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The Indian epic, the Mahabharata tells the story of the Kurukshetra War between two massive armies. Prince Arjuna asks his charioteer to drive to the centre of the battlefield to get a good look at both the armies. He sees that some of the enemies are his own relatives, dear friends and revered teachers, and is consumed by doubt, wondering if he should just leave the battlefield. He turns to his charioteer, the god Krishna for advice on what to do.

The dialogue between Arjuna and Krishna is enshrined in what is considered a major text in the Hindu tradition – the Bhagavad Gita – which explores ethical dilemmas, philosophical issues and life’s choices, using the metaphor of war to explore Dharma-yuddha, the idea of a just war, a war not fought for gain or selfish reasons but to uphold the principles of righteousness.

The Bhagavad Gita also details the rules of engagement in a conflict, including practicalities such as the treatment of prisoners of war, and the protection of animals.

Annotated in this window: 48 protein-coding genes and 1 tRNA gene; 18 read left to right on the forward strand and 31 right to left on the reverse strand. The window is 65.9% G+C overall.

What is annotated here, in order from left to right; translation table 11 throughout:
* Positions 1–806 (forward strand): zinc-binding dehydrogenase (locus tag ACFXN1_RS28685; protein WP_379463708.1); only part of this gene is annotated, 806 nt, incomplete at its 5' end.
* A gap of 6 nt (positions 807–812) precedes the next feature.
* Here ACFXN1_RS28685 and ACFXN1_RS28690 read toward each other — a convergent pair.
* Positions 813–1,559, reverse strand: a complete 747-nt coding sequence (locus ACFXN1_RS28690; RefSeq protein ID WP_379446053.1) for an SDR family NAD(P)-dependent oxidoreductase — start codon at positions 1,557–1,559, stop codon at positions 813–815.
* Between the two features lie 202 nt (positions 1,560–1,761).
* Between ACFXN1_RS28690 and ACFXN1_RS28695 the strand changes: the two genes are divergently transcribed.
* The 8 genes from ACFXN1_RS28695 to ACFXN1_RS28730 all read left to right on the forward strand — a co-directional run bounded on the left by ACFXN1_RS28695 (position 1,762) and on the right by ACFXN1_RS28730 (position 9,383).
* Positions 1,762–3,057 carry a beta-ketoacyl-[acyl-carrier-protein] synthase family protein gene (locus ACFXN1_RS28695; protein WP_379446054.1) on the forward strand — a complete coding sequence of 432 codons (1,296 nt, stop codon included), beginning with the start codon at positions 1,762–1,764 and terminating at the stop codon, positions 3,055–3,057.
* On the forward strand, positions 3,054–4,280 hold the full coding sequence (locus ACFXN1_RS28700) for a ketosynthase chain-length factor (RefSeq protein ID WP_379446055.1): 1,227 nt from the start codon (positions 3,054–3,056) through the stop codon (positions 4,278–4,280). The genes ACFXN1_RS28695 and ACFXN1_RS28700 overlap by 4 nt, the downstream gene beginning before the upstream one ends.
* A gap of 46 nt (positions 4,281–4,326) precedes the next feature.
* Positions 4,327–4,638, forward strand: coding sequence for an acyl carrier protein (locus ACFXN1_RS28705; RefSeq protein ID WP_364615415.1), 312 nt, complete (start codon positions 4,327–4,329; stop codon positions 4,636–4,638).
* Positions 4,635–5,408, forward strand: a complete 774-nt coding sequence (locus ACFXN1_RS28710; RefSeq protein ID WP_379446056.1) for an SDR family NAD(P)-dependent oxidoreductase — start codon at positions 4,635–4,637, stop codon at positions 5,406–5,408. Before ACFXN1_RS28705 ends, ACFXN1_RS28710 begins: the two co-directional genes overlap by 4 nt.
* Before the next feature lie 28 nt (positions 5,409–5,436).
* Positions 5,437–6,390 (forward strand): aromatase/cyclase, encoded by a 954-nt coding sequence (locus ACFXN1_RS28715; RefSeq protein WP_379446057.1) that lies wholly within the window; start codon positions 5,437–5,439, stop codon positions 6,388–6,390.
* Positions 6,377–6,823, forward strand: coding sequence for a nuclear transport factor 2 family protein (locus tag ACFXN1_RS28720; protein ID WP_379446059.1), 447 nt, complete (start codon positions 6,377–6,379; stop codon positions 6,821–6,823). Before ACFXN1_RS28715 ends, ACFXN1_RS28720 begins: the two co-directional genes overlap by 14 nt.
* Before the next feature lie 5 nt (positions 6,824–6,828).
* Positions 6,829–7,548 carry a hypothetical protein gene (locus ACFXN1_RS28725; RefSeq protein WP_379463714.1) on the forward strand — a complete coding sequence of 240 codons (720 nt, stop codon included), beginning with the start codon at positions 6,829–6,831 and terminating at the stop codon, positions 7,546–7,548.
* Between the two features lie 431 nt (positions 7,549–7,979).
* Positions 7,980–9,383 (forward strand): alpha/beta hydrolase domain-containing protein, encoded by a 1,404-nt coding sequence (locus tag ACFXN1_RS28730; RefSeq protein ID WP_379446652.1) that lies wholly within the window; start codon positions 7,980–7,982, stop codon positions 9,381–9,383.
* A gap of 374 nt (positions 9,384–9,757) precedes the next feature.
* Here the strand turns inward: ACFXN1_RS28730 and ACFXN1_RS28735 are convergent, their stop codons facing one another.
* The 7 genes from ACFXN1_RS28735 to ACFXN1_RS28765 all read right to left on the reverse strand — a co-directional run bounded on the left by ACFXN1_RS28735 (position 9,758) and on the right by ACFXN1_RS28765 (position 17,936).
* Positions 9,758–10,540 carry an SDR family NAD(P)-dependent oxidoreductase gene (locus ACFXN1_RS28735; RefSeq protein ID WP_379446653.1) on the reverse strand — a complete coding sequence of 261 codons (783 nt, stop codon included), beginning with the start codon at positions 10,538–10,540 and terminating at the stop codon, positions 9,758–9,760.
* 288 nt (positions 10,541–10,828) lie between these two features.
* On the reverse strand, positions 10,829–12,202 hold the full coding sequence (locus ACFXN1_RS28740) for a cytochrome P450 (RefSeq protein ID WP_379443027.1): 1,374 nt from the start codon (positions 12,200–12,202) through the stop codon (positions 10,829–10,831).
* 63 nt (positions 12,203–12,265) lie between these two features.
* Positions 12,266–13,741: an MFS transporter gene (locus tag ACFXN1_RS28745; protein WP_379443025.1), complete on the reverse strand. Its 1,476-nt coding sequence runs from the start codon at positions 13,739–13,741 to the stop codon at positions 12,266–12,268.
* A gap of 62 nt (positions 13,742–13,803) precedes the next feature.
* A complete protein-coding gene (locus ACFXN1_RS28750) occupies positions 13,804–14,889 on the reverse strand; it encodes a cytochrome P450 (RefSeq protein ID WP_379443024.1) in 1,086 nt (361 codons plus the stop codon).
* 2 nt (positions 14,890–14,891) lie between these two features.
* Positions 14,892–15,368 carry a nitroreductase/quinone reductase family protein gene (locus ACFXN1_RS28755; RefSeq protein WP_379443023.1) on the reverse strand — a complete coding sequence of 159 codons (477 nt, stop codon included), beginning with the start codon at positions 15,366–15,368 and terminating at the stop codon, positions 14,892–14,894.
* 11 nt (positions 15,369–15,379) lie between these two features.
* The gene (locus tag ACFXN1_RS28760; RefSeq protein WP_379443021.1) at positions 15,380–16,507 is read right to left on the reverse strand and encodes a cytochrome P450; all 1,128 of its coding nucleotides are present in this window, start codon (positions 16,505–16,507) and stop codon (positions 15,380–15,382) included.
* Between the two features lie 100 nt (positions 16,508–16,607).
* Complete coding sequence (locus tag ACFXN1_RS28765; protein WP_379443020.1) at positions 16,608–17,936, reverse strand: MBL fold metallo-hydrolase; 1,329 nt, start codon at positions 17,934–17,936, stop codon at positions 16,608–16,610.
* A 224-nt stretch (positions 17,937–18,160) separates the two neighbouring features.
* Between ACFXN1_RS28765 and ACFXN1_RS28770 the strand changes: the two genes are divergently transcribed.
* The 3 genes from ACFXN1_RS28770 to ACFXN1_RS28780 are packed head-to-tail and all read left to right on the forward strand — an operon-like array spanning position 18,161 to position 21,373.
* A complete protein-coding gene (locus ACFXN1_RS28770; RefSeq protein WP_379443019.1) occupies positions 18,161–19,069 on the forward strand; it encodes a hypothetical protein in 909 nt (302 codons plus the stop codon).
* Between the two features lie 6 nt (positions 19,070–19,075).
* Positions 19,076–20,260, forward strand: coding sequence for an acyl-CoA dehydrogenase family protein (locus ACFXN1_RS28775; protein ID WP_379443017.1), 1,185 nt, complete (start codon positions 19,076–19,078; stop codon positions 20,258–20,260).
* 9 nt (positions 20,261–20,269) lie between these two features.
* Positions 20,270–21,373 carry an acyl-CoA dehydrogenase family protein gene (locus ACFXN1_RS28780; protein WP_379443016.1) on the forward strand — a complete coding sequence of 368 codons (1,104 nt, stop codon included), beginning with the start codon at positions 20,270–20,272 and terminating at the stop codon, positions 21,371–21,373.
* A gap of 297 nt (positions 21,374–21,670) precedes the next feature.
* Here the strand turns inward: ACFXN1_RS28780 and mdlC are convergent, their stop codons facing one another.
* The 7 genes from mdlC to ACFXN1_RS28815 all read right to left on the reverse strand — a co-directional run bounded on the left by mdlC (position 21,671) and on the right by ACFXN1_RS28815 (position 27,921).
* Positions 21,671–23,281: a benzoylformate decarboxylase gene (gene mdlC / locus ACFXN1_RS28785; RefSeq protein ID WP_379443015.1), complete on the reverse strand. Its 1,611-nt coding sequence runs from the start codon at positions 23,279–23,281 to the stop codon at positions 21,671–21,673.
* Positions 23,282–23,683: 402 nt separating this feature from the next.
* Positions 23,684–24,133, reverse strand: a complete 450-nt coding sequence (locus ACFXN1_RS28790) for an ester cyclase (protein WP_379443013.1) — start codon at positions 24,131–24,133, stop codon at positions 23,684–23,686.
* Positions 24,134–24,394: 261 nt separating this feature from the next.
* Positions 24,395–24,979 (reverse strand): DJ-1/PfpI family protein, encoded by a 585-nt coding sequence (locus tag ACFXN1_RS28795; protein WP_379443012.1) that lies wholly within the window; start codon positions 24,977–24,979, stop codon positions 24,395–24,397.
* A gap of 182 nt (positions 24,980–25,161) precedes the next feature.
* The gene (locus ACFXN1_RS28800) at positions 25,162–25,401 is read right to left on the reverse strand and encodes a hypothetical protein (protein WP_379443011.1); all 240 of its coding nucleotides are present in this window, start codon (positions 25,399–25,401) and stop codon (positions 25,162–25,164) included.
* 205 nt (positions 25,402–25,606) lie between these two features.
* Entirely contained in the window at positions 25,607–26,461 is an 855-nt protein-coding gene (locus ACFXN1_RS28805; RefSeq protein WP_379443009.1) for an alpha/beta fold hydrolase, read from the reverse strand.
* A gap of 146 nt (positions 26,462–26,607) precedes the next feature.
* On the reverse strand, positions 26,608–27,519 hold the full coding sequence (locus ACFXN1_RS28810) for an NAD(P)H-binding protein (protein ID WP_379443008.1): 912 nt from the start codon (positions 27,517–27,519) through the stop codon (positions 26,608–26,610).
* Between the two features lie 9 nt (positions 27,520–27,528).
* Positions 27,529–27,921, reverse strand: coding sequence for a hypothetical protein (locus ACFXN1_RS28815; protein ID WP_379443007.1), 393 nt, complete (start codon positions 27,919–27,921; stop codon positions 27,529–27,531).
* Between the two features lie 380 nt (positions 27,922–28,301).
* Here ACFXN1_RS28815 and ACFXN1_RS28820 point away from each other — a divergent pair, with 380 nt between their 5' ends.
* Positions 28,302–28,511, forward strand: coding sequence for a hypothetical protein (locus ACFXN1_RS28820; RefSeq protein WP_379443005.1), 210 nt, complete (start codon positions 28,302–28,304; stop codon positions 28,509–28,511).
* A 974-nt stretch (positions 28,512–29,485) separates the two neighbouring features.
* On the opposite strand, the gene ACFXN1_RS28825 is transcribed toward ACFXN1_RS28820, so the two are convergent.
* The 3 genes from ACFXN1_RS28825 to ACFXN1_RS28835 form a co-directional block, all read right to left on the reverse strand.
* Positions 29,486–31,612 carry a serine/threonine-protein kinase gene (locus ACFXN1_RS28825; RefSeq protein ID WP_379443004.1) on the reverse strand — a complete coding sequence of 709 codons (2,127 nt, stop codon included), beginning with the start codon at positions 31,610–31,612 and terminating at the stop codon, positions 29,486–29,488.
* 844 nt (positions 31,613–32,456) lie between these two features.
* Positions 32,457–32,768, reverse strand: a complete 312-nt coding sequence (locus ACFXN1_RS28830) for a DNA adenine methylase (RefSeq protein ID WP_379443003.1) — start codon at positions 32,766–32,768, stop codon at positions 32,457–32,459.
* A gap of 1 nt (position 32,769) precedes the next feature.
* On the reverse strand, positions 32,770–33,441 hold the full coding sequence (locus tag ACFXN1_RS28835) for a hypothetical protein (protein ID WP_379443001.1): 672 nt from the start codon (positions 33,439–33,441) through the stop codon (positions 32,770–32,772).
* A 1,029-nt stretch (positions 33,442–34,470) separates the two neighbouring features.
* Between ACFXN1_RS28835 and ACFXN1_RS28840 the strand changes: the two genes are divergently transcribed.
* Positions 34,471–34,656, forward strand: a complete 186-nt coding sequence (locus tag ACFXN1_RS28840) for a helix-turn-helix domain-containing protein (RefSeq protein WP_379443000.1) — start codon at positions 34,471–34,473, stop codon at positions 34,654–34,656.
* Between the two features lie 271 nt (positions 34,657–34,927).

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In Japanese culture, Bushido, the moral code of the samurai is similar, including the Leonian sense of honour, Aries’ sense of valour (courage in the face of danger) as well as Sagittarian philosophy informed by Zen Buddhism. For although the days of the samurai are over, bushido is still the basis of many Japanese martial arts.

A western parallel to Bushido is that of chivalry. This was an informal code of behaviour that extended from the time of the legendary King Arthur and the Knights of the Round Table to the time of the Crusades and beyond.  The code was based on Christian values and included a warrior ethos, knightly piety and courtly manners, all combining to establish a notion of honour and nobility.

In 1891, Historian Léon Gautier compiled a Ten Commandments of chivalry:

  1. Thou shalt believe all that the Church teaches and thou shalt observe all its directions.
  2. Thou shalt defend the Church.
  3. Thou shalt respect all weaknesses, and shalt constitute thyself the defender of them.
  4. Thou shalt love the country in which thou wast born.
  5. Thou shalt not recoil before thine enemy.
  6. Thou shalt make war against the infidel without cessation and without mercy.
  7. Thou shalt perform scrupulously thy feudal duties, if they be not contrary to the laws of God.
  8. Thou shalt never lie, and shalt remain faithful to thy pledged word.
  9. Thou shalt be generous and give largesse to everyone.
  10. Thou shalt be everywhere and always the champion of the Right and the Good against Injustice and Evil.

Capricorn